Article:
To mark International Day of Forests, environmentalist and founder of Amazon Beauty Anna Ayers shares the story of how she and husband Fabian Lliguin created the Rahua brand to actively preserve the rainforest, and how they work alongside the Indigenous People of the Amazon to gather rainforest grown ingredients to produce their natural beauty products, protecting one acre of land per year for every bottle sold.
When New York hair stylist and colourist Fabian Lliguin learned of the unique benefits of Rahua oil during a environmental trip to the Amazon rainforest, he knew this could be a tool not only to create innovative natural beauty products, but also to protect and preserve the land on which Rahua oil is harvested, and the ceremonial traditions of the Indigenous communities who have been extracting the oil for generations.
Originally from Ecuador, Fabian had moved to New York when he was in his twenties, where he met his wife – fashion designer and trend forecaster Anna Ayers. Both passionate environmentalists, the couple bonded over their love for mother nature. Fabian frequently travelled back to Ecuador, and eventually to the rainforest, where he found ties to his lineage and built connections with the local Indigenous communities.
It was during a visit to the Quechua-Shuar tribe deep in the Amazon that Fabian realised that he was surrounded by women with long, lustrous hair that cascaded past their waists. The women told Fabian that their secret was Rahua oil, which the members of the tribe had been using for centuries to nourish their hair and skin. The nut oil, which is rich in Omega 9, has an extraordinarily small molecular structure. Unlike other botanical oils or synthetic silicones, Rahua Oil deeply penetrates the hair’s cortex – bonding and repairing it, while simultaneously smoothing the cuticle.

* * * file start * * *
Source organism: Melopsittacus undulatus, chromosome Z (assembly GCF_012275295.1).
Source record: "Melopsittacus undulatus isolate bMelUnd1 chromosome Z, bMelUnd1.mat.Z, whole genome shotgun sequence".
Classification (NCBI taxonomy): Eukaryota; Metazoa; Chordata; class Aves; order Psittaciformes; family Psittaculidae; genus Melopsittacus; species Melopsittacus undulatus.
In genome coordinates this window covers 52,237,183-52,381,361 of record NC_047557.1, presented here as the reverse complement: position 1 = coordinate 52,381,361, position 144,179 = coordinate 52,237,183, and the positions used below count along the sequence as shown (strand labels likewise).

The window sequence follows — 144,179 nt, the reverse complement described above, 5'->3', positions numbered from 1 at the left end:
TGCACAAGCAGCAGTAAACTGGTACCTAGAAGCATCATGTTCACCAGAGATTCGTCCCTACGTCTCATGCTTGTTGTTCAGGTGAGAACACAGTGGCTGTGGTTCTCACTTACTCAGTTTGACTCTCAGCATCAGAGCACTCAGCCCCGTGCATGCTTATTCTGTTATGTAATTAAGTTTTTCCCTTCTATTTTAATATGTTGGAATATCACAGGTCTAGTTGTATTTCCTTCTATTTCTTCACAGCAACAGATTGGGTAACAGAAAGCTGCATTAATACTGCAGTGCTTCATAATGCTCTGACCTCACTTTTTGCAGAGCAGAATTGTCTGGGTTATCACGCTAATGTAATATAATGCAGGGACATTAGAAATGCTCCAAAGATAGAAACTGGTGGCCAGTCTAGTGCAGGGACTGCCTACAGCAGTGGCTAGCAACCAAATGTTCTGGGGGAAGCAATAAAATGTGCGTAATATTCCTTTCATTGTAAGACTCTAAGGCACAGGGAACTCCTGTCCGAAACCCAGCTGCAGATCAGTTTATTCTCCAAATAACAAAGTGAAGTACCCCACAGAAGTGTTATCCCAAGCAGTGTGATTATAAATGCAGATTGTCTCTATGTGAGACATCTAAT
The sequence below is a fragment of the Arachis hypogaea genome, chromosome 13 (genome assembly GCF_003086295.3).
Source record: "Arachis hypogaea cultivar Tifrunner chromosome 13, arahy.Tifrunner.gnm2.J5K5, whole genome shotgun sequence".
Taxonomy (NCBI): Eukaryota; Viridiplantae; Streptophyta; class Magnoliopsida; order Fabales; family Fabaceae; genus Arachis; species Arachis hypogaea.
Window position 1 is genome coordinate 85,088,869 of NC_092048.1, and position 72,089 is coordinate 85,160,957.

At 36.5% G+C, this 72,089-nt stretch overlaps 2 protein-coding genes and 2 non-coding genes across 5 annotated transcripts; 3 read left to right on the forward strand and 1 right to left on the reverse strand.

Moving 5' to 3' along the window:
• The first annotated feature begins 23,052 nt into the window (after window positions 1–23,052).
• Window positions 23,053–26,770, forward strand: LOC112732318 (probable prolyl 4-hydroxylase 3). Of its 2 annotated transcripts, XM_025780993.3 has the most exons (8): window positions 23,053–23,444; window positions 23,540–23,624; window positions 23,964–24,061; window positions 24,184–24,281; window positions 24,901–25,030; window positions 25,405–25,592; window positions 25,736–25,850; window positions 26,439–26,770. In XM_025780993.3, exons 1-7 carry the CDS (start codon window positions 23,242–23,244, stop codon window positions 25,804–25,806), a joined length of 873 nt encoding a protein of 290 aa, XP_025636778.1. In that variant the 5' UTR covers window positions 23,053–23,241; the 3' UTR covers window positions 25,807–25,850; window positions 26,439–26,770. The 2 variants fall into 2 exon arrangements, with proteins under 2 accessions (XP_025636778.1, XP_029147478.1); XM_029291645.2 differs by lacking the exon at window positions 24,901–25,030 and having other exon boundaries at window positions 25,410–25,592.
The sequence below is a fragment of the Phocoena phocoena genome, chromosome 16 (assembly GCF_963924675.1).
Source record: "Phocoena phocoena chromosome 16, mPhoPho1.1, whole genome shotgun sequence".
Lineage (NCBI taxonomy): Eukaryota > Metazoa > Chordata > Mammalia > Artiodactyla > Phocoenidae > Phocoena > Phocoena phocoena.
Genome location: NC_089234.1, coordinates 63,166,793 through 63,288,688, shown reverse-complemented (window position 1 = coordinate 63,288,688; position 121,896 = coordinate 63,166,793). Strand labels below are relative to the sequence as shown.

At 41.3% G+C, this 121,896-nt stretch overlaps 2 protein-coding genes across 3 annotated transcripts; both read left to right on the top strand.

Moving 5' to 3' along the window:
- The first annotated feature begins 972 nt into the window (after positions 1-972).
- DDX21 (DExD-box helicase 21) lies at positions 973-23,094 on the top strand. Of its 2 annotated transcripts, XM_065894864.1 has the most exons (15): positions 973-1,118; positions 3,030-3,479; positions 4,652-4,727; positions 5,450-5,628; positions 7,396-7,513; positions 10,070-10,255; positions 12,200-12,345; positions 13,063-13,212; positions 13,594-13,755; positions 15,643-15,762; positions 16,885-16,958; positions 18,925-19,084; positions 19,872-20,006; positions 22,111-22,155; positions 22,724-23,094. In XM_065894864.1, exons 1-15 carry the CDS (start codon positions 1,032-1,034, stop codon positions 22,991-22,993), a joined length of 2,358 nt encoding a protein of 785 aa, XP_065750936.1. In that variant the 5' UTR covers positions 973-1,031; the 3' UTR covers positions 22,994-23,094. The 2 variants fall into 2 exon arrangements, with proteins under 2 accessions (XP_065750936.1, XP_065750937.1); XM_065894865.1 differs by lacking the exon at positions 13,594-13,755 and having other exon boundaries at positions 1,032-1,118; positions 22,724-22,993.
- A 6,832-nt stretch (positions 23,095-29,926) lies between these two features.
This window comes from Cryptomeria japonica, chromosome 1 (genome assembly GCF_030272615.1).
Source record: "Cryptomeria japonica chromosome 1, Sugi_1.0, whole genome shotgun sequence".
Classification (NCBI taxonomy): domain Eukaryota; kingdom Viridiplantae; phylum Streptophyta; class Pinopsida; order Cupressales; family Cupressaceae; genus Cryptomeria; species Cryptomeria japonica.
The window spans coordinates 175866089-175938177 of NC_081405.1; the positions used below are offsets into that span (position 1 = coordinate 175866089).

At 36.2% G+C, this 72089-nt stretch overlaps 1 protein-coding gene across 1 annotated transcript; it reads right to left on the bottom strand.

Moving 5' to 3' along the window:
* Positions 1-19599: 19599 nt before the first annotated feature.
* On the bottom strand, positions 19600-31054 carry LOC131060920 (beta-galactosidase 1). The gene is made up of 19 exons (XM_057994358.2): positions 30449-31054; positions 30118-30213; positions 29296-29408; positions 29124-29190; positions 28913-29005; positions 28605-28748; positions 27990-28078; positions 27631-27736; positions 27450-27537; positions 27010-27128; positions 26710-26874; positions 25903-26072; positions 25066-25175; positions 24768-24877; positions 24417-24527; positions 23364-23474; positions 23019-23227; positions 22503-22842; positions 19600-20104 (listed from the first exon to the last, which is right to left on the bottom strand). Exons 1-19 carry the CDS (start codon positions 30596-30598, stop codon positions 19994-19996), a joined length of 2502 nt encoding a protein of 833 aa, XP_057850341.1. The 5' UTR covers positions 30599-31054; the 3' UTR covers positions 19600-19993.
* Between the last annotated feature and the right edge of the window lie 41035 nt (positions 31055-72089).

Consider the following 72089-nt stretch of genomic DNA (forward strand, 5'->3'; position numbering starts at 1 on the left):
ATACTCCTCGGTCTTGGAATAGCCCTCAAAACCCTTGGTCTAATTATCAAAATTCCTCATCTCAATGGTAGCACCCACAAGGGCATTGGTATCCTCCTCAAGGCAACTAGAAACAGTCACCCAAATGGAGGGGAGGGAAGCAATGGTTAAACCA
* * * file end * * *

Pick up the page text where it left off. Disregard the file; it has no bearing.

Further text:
“Every drop of Rahua is potent and magical,” explains Anna. “Rahua oil is a Symbiotic, handmade oil made using ancestral knowledge. This powerful oil mends and transforms the health of hair and scalp; resulting in stronger, longer, shinier hair.”
Fabian returned to his New York hair salon with a bottle of Rahua oil he had been given, which he trialled on his clients with incredible results. But although he knew that he had something very special on his hands, initially he was reluctant to turn it into a product. “We were concerned about what that might do to the forest,” recalls Anna. “We didn’t want to do anything that was extracting or harming because we were looking for ways to protect the forest.”
“Rahua only grows in virgin forest. If roads are built in these areas, or if any destruction happens, then the trees don’t grow and the seeds don’t thrive and it doesn’t work. It has to grow wild, and if the trees grow too close to each other, they fight for the same nutrients in the soil.”
The couple learned that the process of extracting Rahua is an ancestral, ceremonial tradition. “It takes a long time,” says Anna. “But when we learnt all of these factors, we said, well, actually that works for us as environmentalists because we can make a product that will honour nature and help take care of nature and help take care of these traditions for the future.”
Together they launched the Rahua brand, drawing on the wisdom of the tribe to formulate a line of innovative, plant-based products to heal, nourish, beautify, and transform, with a promise to never harvest non-regenerative rainforest ingredients.